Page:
picks the best arts and culture events in metro Phoenix from March 18 through 20.
is NSFW. And we mean that outside the standard “not safe for work” acronym. The comedian, a veteran of Last Comic Standing
as well as numerous late night shows and specials, is not safe for weekdays, weekends, workouts, whenever. The reason: She’s a self-proclaimed “curious perv” (one of the worst kind of pervs you can be) who, on her new Comedy Central show Not Safe
, has already introduced us to fingering techniques, foot fetish parties, proper framing of a dick pic, and a short titled “comedians sitting on vibrators getting coffee.”
Get unsafe with Glaser at 7:30 p.m. Friday, March 18, at the Tempe Improv, 930 East University Drive. Tickets are $20, with a two-drink minimum. Call 480-921-9877 or visit tempeimprov.com
for more. Zach Fowle
Sci-Fi Friday Book Club
Attention science fiction and fantasy fans: Fun doesn’t only happen in a parallel universe. Socialize with others interested in alternate realities at the Sci-Fi Friday Book Club
Co-hosted by New Times
contributor Michael Senft of RelentlessReading.com
and Poisoned Pen’s Pat King, March’s event has readers discussing V.E. Schwab’s A Gathering of Shadows
. The fantasy novel is a follow-up to the author’s 2015 release, A Darker Shade of Magic
. Senft says, “London is always a mysterious setting for a fantasy novel and readers get a triple dose with this book, as it follows a magician named Kell between three parallel Londons.” The earthly fun begins at 7 p.m. March 18, at the Poisoned Pen Bookstore, 4014 North Goldwater Boulevard, in Scottsdale. Admission is free. Call 480-947-2974 or visit www.poisonedpen.com
. Amy Young
Now. Here. This.
TBH, we create a musical about how the cosmos was kind enough to create us every time we visit a museum. It’s more entertaining than the recorded exhibit guide but probably less entertaining than the actually-been-produced version, Now. Here. This
. Created by the team that previously delivered a show called [title of show]
, the action (we use the term loosely) follows natural history from simple amino acids through personal angst and finding one’s tribe.
Unlike its better-known predecessor, NHT
spent a mere month and a half off-Broadway. But neglected-yet-awesome is the perfect cocktail for Phoenix’s A/C Theatre Company, which specializes in the overlooked and alternative. (And not just in the authors’ punctuation of titles.)
The cozy four-handed tuner continues through Saturday, March 26, at the Hardes Theatre at Phoenix Theatre, 100 East McDowell Road. Friday, March 18’s showtime is 8 p.m. Tickets are $22 at www.tickets.phoenixtheatre.com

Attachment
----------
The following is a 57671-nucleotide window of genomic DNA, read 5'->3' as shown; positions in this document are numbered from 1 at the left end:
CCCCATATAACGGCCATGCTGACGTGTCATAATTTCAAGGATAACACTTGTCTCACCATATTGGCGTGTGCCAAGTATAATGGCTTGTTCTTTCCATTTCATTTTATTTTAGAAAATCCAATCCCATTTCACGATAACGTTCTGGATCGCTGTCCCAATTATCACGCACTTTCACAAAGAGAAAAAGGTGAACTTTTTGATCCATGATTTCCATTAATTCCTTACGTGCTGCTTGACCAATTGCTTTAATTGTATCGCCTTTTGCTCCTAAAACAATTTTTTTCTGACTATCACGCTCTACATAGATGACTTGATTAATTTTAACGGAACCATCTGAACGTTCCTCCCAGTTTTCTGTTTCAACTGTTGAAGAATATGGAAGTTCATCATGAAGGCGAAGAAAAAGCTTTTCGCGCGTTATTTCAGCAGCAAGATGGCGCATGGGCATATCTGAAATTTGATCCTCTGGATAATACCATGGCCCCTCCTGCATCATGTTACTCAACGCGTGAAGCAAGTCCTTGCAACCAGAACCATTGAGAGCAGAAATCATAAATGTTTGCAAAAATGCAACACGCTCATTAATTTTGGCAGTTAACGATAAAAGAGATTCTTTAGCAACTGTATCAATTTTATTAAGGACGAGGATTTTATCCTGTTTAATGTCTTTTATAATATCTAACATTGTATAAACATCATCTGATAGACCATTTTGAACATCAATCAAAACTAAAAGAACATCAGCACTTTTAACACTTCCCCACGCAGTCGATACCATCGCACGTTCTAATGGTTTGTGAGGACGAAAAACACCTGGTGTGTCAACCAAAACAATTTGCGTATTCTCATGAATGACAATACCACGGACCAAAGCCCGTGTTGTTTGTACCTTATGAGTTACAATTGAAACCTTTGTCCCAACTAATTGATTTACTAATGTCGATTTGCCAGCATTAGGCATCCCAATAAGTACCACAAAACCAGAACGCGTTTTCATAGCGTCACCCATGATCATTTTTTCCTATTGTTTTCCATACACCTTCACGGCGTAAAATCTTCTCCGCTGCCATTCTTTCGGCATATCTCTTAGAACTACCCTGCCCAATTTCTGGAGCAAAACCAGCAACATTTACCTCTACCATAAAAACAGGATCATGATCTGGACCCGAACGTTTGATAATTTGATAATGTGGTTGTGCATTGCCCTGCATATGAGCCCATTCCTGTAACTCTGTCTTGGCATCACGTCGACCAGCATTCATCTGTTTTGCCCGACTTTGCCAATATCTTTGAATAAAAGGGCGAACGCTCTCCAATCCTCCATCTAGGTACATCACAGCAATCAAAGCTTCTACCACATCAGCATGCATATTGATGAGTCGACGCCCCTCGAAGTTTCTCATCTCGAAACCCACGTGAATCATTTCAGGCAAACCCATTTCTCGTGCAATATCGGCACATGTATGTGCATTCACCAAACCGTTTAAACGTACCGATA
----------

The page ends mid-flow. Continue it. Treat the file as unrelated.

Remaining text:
or 602-254-2151. Julie Peterson
Spark! Mesa's Festival of Creativity
Creativity is in the heart — and hands — of everything we do, and Spark! Mesa’s Festival of Creativity
encourages exploration of the creative thinker within all of us.
Get in touch with your inner artist through interactive sight and sound experiences in Christopher Janney’s Sonic Forest (featuring 16 electronic “trees”); The Color of Things, Daniel Iregui’s immersive tube-structure; and Human Nests, built of reclaimed wood by community members, curated by Owen Fritts with Creative Catalysts.
The two-day event features music from noted locals 76th Street, Dry River Yacht Club, and The Love Me Nots. Other performances include choreographer Elizabeth Johnson’s all-ages community dance show and pedestrian-triggered sound installations by Purring Tiger and Pop Up! Street Installation.
Sparks start to fly at noon on Friday, March 18, at Mesa Arts Center, 1 East Main Street. Festival activities and performances are free. Tickets for indoor theater shows are available online at www.mesaartscenter.com
or by calling 480-644-6500. Janessa Hilliard
Haru in the Garden
Phoenix’s sister city of Himeji, Japan, has one major influence on the downtown landscape: Ro Ho En, the tranquil Japanese Friendship Garden featuring a tea garden and tea house, stone footbridges, flowing streams and a Koi pond teeming with colorful fish. It’s at its most stunning during Haru in the Garden
, the annual spring-welcoming festival that this year will include performances by Japanese bamboo flute players and fire dancers, a Kimono and Hina doll display, and lighting that enhances the garden’s utsukushi-sa
— its natural beauty.
Welcome spring with Haru in the Garden from 6 to 9:30 p.m. Saturday, March 19, at the Japanese Friendship Garden, 1125 North Third Avenue. Adult tickets are $30 at the gate ($25 for garden members), and kids under 12 get in for $5. Call 602-256-3204 or visit japanesefriendshipgarden.org
for more. Zach Fowle